View Full Version : Nixon Aides Condemn 'Deep Throat' For Betrayal

06-01-2005, 02:18 PM
Nixon aides condemn 'Deep Throat' for betrayal


(Gold9472: Yeah, because going unchecked really helps the country)

Wed Jun 1, 6:23 AM ET

WASHINGTON (AFP) - Aides to the late president Richard Nixon have said that former FBI deputy director Mark Felt, unmasked as the anonymous Watergate source known as "Deep Throat," had breached professional ethics by leaking information.

G. Gordon Liddy, a Nixon operative who engineered the 1972 break-in at the Democratic National Campaign headquarters in the Watergate building in Washington, and served four and a half years in jail for it, said Wednesday that Felt "violated the ethics of the law enforcement profession."

"If he possessed evidence of wrongdoing, he was honor-bound to take that to a grand jury and secure an indictment, not to selectively leak it to a single news source," Liddy, now a popular conservative radio talk show host, told CNN television.

"Deep Throat," named after an emblematic porn film of the time, helped Washington Post reporters Bob Woodward and Carl Bernstein draw connections between the break-in and the White House, eventually leading to Nixon's resignation under threat of impeachment.

Forty Nixon aides were indicted as a result of the break-in in which burglars planted listening devices to spy on the Democrats during an election campaign.

Felt revealed Tuesday that he had secretly fed to Washington Post reporters information about crimes committed by members of the presidential entourage, who spun an intricate web of illegal political espionage and vendettas against those perceived to be Nixon's enemies.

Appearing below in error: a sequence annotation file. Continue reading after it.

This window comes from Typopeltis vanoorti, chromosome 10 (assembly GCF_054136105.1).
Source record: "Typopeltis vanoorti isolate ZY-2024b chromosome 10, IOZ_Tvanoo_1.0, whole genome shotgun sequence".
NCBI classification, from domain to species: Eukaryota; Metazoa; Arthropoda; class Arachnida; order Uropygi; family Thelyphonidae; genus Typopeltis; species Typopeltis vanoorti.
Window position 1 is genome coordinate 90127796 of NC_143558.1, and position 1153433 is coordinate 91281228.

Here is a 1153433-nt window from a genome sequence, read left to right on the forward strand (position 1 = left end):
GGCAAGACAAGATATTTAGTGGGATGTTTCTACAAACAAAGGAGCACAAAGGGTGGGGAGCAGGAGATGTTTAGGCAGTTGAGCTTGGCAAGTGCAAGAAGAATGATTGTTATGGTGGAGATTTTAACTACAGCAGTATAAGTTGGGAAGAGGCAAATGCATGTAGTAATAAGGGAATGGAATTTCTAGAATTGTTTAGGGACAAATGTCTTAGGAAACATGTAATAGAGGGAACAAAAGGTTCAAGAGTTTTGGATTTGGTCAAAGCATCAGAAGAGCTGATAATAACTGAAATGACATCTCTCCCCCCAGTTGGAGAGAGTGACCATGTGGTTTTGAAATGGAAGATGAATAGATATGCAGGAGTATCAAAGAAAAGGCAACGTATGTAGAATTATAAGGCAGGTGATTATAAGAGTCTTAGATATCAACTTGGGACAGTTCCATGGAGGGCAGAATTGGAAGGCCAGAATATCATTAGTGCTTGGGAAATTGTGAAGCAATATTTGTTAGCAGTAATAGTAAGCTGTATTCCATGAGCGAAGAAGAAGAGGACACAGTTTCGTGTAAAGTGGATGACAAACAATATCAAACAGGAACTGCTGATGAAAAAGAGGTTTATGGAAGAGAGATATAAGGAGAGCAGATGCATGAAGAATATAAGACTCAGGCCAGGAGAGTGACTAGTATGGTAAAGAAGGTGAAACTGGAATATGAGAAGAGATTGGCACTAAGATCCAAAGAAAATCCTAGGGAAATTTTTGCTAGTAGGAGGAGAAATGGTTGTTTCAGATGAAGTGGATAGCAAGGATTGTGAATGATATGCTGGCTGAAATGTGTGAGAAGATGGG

Liddy suggested that Felt had been also aware of information that was damaging to the Democrats but chose to keep that silent about it, indicating he was driven by partisan politics.

Leonard Garment, Nixon's chief legal counsellor from 1969-1973, said he thought Felt kept his role in Watergate secret for 31 years "because he felt that what he had done could well be considered dishonorable."

Garment said the question was "when government persons, having private, secret, confidential information, are justified to become the whistle-blower and defy or ignore their sworn obligation to maintain security and go to the press with it."

Chuck Colson, the head of White House communications in 1972, Felt could have helped America avoid a wrenching political crisis, the ripple effect of which was felt in the country for decades, if he had gone through proper channels.

"Mark Felt could have stopped Watergate," said Colson, who served time in jail and is now an evangelical Christian broadcaster. "He was in a position of that kind of influence. Instead, he goes out and basically undermines the administration."

Former Nixon speechwriter Pat Buchanan, in an appearance on MSNBC television, bluntly said Felt was a "traitor."

But David Gergen, another ex-Nixon aide and one-time Deep Throat suspect, was reserved, saying he was "relieved" he was no longer under suspicion.

Felt's disclosure was hailed by leading US dalies Wednesday as a prime example of how anonymous sources can keep government abuse in check.

"Had Felt remained quiet, Nixon might have succeeded in one of the most serious abuses of power ever attempted by an American president," said the Washington Post.

The New York Times wondered if a Watergate scandal today would similarly come to light.

"Now, at a time when reporters' right to keep sources secret is under so much attack, it's worth asking whether Deep Throat would have shared his secrets" if he had not been confident the Post reporters would keep the secret.